Credit where it is due, the interesting thing is what happened after that: A mess. Some people ossified in their views: Trent Dilfer tried to back up his bombastic criticism of Belichick, though he had more passion than arguments. Peter King said the call “smacked of I’m-smarter-than-they-are hubris,” and compared Belichick to Grady Little. In the process, King messed up his math, but that was really besides the point for him. The call just didn’t feel right.

Although some stats junkies went the other way and proclaimed that it would have been affirmatively stupid for Belichick to have punted, most people, when faced with the compelling statistical evidence that the odds were roughly in Belichick’s favor (or at least so close as to be even with all the late game variables at play), were left in a fit of consternation. And this is why I think the decision has struck a national chord. It gets to the core of how people see themselves versus how they actually make decisions.

Most people fancy themselves as being driven by the evidence such that they will always follow it, but that’s not really true. As amazing and wonderful as the human brain is, it is full of inherent biases, and information, even compelling information, that does not comport with those biases is often devalued, even on a subconcious level. (One famous experiment confronts people with radios where the speaker is discussing views contrary to or similar to those already held by the listener, but the volume is set too low to be heard well. The listeners frequently turn up the volume when the speaker is saying things they already believe; they rarely turn the volume up if the speaker is discussing the contrary views.)

And so it was with the Belichick debate. It’s not that you must agree with the decision, but any reasonable person has to say, as Posnanski did, “Well, hmm, it seemed nuts at the time but I get it now, based on the evidence.” As Keyes said, “When the facts change, I change my mind – what do you do, sir?” Yet many people still refuse to reconsider their view on the subject. It was wrong and no degree of evidence can change my view or even make me reconsider. Consider Colin Cowherd’s admonition on SportsNation that “stats are overrated.” (Though I agree that many stats are.) The upshot is that, despite our best views of ourselves, it is very difficult to actually say that we are rational creatures in practice. As Jonah Lehrer wrote:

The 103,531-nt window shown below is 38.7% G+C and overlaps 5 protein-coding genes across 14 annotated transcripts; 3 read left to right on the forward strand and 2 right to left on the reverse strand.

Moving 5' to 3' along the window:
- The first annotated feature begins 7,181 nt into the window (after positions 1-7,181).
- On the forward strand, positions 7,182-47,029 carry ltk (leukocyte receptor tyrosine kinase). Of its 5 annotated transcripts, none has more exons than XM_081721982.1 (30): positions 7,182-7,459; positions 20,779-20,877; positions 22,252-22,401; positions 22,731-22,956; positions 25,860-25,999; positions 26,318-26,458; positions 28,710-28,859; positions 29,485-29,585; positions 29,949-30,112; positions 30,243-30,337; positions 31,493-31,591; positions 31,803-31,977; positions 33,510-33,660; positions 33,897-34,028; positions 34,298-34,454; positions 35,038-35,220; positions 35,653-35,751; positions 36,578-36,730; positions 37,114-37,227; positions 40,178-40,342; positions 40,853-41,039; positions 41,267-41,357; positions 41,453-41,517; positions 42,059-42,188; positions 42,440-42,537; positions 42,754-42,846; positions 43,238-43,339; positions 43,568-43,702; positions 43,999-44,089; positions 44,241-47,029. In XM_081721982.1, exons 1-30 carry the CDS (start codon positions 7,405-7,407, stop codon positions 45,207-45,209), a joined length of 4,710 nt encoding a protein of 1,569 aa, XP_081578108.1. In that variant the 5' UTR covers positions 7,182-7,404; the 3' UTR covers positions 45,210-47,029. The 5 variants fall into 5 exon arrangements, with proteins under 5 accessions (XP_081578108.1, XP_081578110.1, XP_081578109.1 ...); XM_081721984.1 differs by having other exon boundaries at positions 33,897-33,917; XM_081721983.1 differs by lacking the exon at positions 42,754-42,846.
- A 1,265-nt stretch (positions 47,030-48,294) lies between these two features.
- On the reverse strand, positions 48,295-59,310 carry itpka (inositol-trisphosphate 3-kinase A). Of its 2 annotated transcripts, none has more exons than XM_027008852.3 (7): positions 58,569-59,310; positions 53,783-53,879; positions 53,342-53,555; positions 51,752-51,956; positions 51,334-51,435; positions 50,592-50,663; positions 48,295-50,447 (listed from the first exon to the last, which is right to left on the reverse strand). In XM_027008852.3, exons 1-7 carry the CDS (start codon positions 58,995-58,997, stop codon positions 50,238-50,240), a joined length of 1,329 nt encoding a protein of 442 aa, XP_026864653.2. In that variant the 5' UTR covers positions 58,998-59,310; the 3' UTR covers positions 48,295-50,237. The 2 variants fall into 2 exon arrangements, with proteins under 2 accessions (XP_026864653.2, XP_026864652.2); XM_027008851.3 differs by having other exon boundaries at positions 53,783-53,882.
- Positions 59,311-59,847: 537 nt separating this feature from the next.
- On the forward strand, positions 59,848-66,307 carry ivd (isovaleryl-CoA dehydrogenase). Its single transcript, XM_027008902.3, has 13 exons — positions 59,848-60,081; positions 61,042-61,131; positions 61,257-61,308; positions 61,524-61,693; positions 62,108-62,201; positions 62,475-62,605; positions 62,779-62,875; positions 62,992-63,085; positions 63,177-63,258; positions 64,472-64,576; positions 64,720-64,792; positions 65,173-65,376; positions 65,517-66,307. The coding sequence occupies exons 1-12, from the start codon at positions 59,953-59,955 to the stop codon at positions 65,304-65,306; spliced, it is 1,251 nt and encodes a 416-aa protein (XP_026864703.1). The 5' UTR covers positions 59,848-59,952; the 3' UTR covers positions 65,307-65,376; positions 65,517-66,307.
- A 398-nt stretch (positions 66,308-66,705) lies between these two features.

The reason I bring up this analysis is to demonstrate that even defensible decisions can have wrenching emotional consequences. Belichick’s call might have been statistically correct, but it felt horribly wrong.

. . . The point is that there’s often an indefatigable gap between the rigors of cost-benefit analyses and the emotional hunches that drive our decisions. We say we want to follow the evidence, but then the evidence rubs against a bias like loss aversion, and so we make an exception. We’ll follow the evidence next time.

It’s not really fair to pick on Tony Dungy, who was an excellent football coach, because his excellence had nothing to do with any training in statistics or probability. But his comment that “you have to play the percentages and punt” is symptomatic of a wider issue, which is that when something “feels horribly wrong” we inherently want the evidence to comport with that feeling and we convince ourselves that it does. Dungy is a conservative guy, he likely would say that punting gives him plenty of chances to win, he’s a defensive coach so he has no qualms about showing faith in his defense, and, bottom line, the idea of putting that much significance on one play just didn’t sit well with him. That’s all fine, but it has nothing to do with the percentages. Yet his brain and experience had told him that somehow the percentages supported it too, and thus Belichick’s move was the “risky gamble.”

The fourth down debate is significant (though I risk inflating its significance), because it forces you to consider how you actually tackle problems. Indeed, the entire point of probability, statistics, and science generally is to make progress in spite of, not because of or consistent with, our preconceived biases:

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Wild Bill: double coverage and drawing up plays in the dirt

belichickerSome interesting tidbits from the post-game pressers regarding Bill Belichick. First, his defensive tactics against the Falcons and how worried he was about Falcons tight-end Anthony Gonzalez:

Q: Can you talk about the job the defense did on Tony Gonzalez? He was a big topic of conversation this week.